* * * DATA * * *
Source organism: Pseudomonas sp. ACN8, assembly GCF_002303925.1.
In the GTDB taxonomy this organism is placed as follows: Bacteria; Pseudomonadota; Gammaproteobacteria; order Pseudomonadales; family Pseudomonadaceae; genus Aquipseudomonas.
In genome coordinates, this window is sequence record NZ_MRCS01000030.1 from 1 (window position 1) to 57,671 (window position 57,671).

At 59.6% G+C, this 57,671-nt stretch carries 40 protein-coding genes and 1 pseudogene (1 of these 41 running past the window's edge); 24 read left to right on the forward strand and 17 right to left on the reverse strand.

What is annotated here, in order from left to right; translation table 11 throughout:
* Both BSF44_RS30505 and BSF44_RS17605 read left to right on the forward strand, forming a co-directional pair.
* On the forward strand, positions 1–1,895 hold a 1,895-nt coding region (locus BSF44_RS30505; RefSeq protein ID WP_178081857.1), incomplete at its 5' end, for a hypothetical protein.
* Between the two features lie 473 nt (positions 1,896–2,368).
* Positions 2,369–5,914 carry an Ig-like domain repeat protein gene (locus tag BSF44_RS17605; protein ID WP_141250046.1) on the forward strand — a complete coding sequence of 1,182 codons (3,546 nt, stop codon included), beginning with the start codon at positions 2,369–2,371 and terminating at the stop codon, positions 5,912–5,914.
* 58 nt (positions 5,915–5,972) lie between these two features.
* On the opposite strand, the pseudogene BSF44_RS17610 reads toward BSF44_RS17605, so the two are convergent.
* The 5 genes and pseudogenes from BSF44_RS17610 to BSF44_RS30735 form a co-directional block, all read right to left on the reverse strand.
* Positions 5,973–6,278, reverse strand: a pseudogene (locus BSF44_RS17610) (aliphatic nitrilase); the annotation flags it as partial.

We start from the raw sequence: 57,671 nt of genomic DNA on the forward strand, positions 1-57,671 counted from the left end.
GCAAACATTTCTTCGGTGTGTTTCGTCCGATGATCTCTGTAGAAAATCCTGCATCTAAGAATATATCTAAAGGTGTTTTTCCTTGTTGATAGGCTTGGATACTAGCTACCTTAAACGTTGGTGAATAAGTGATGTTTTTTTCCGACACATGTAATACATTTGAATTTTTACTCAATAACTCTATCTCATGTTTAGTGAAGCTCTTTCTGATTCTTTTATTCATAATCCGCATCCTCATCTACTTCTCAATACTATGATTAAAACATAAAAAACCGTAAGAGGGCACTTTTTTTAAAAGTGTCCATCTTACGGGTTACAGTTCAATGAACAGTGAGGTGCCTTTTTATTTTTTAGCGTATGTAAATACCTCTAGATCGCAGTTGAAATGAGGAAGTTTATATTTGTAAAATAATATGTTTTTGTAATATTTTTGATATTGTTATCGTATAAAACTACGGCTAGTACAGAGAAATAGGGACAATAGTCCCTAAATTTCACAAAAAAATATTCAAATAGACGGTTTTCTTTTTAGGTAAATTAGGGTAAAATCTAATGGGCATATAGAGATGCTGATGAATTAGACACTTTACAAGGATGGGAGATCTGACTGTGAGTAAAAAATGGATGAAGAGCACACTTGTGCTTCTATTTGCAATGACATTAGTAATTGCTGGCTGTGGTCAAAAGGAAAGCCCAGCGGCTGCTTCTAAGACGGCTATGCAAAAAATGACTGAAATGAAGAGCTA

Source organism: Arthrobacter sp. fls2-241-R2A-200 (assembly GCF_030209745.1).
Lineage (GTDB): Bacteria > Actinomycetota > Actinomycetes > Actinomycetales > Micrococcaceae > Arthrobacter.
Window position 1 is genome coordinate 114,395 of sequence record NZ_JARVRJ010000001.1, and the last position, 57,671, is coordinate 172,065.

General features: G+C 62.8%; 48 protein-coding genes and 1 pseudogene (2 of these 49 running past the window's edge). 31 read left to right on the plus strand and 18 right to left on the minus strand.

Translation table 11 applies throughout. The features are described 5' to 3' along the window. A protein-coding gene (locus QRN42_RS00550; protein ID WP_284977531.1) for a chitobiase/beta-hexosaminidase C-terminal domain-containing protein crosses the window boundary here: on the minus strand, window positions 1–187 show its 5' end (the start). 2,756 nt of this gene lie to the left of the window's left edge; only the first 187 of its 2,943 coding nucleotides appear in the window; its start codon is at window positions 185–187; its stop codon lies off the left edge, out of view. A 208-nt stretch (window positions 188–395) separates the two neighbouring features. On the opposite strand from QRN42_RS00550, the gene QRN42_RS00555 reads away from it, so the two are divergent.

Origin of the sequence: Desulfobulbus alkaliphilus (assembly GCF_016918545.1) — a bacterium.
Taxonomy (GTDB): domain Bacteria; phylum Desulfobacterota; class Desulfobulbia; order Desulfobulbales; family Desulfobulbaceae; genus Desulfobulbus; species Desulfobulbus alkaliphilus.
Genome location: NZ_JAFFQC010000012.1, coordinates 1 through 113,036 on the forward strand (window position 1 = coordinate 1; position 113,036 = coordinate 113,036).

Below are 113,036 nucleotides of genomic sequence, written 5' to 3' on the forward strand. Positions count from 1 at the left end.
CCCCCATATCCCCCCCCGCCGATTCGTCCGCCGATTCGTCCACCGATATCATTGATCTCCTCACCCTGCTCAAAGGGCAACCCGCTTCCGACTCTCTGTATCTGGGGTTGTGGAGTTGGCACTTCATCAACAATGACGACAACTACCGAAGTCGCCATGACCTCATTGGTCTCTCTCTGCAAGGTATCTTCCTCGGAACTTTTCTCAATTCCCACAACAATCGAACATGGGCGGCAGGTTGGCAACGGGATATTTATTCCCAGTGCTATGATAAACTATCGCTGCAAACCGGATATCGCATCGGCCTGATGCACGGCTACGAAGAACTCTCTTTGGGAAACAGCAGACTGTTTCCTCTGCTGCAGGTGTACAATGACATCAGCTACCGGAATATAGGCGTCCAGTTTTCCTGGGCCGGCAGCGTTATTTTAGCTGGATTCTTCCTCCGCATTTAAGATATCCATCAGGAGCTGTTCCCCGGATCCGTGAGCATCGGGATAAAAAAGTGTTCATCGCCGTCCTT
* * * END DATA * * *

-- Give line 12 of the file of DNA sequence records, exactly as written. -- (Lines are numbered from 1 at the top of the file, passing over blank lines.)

* The 5 genes and pseudogenes from BSF44_RS17610 to BSF44_RS30735 form a co-directional block, all read right to left on the reverse strand.